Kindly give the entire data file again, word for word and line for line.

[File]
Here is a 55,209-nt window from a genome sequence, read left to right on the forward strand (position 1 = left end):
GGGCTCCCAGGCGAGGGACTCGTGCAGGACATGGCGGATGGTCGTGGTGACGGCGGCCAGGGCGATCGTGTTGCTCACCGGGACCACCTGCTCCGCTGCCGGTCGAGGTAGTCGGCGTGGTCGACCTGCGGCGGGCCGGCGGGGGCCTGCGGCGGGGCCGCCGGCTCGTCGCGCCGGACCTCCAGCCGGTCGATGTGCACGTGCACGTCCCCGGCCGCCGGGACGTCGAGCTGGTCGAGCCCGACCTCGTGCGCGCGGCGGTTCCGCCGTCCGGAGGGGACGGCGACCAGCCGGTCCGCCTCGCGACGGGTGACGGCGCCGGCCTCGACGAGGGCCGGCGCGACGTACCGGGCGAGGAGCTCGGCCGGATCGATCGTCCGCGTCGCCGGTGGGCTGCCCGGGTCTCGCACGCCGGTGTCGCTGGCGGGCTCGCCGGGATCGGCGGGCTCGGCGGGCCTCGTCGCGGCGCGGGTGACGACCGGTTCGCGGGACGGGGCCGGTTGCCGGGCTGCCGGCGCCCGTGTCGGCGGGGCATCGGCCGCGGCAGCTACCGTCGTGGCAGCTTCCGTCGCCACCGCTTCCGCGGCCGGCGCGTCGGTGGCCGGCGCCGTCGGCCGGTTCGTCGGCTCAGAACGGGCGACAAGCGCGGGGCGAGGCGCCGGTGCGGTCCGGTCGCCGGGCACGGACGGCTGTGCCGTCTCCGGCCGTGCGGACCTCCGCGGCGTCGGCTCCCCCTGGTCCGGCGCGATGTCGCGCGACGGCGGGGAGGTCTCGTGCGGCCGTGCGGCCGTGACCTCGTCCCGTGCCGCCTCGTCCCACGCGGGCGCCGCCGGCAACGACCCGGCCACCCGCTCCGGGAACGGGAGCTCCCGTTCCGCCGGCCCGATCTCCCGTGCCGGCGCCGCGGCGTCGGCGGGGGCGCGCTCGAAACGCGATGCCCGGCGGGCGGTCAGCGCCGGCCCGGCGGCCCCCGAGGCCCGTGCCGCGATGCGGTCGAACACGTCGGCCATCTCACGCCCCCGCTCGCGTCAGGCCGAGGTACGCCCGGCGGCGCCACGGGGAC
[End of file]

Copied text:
Here is a 55,209-nt window from a genome sequence, read left to right on the forward strand (position 1 = left end):
GGGCTCCCAGGCGAGGGACTCGTGCAGGACATGGCGGATGGTCGTGGTGACGGCGGCCAGGGCGATCGTGTTGCTCACCGGGACCACCTGCTCCGCTGCCGGTCGAGGTAGTCGGCGTGGTCGACCTGCGGCGGGCCGGCGGGGGCCTGCGGCGGGGCCGCCGGCTCGTCGCGCCGGACCTCCAGCCGGTCGATGTGCACGTGCACGTCCCCGGCCGCCGGGACGTCGAGCTGGTCGAGCCCGACCTCGTGCGCGCGGCGGTTCCGCCGTCCGGAGGGGACGGCGACCAGCCGGTCCGCCTCGCGACGGGTGACGGCGCCGGCCTCGACGAGGGCCGGCGCGACGTACCGGGCGAGGAGCTCGGCCGGATCGATCGTCCGCGTCGCCGGTGGGCTGCCCGGGTCTCGCACGCCGGTGTCGCTGGCGGGCTCGCCGGGATCGGCGGGCTCGGCGGGCCTCGTCGCGGCGCGGGTGACGACCGGTTCGCGGGACGGGGCCGGTTGCCGGGCTGCCGGCGCCCGTGTCGGCGGGGCATCGGCCGCGGCAGCTACCGTCGTGGCAGCTTCCGTCGCCACCGCTTCCGCGGCCGGCGCGTCGGTGGCCGGCGCCGTCGGCCGGTTCGTCGGCTCAGAACGGGCGACAAGCGCGGGGCGAGGCGCCGGTGCGGTCCGGTCGCCGGGCACGGACGGCTGTGCCGTCTCCGGCCGTGCGGACCTCCGCGGCGTCGGCTCCCCCTGGTCCGGCGCGATGTCGCGCGACGGCGGGGAGGTCTCGTGCGGCCGTGCGGCCGTGACCTCGTCCCGTGCCGCCTCGTCCCACGCGGGCGCCGCCGGCAACGACCCGGCCACCCGCTCCGGGAACGGGAGCTCCCGTTCCGCCGGCCCGATCTCCCGTGCCGGCGCCGCGGCGTCGGCGGGGGCGCGCTCGAAACGCGATGCCCGGCGGGCGGTCAGCGCCGGCCCGGCGGCCCCCGAGGCCCGTGCCGCGATGCGGTCGAACACGTCGGCCATCTCACGCCCCCGCTCGCGTCAGGCCGAGGTACGCCCGGCGGCGCCACGGGGAC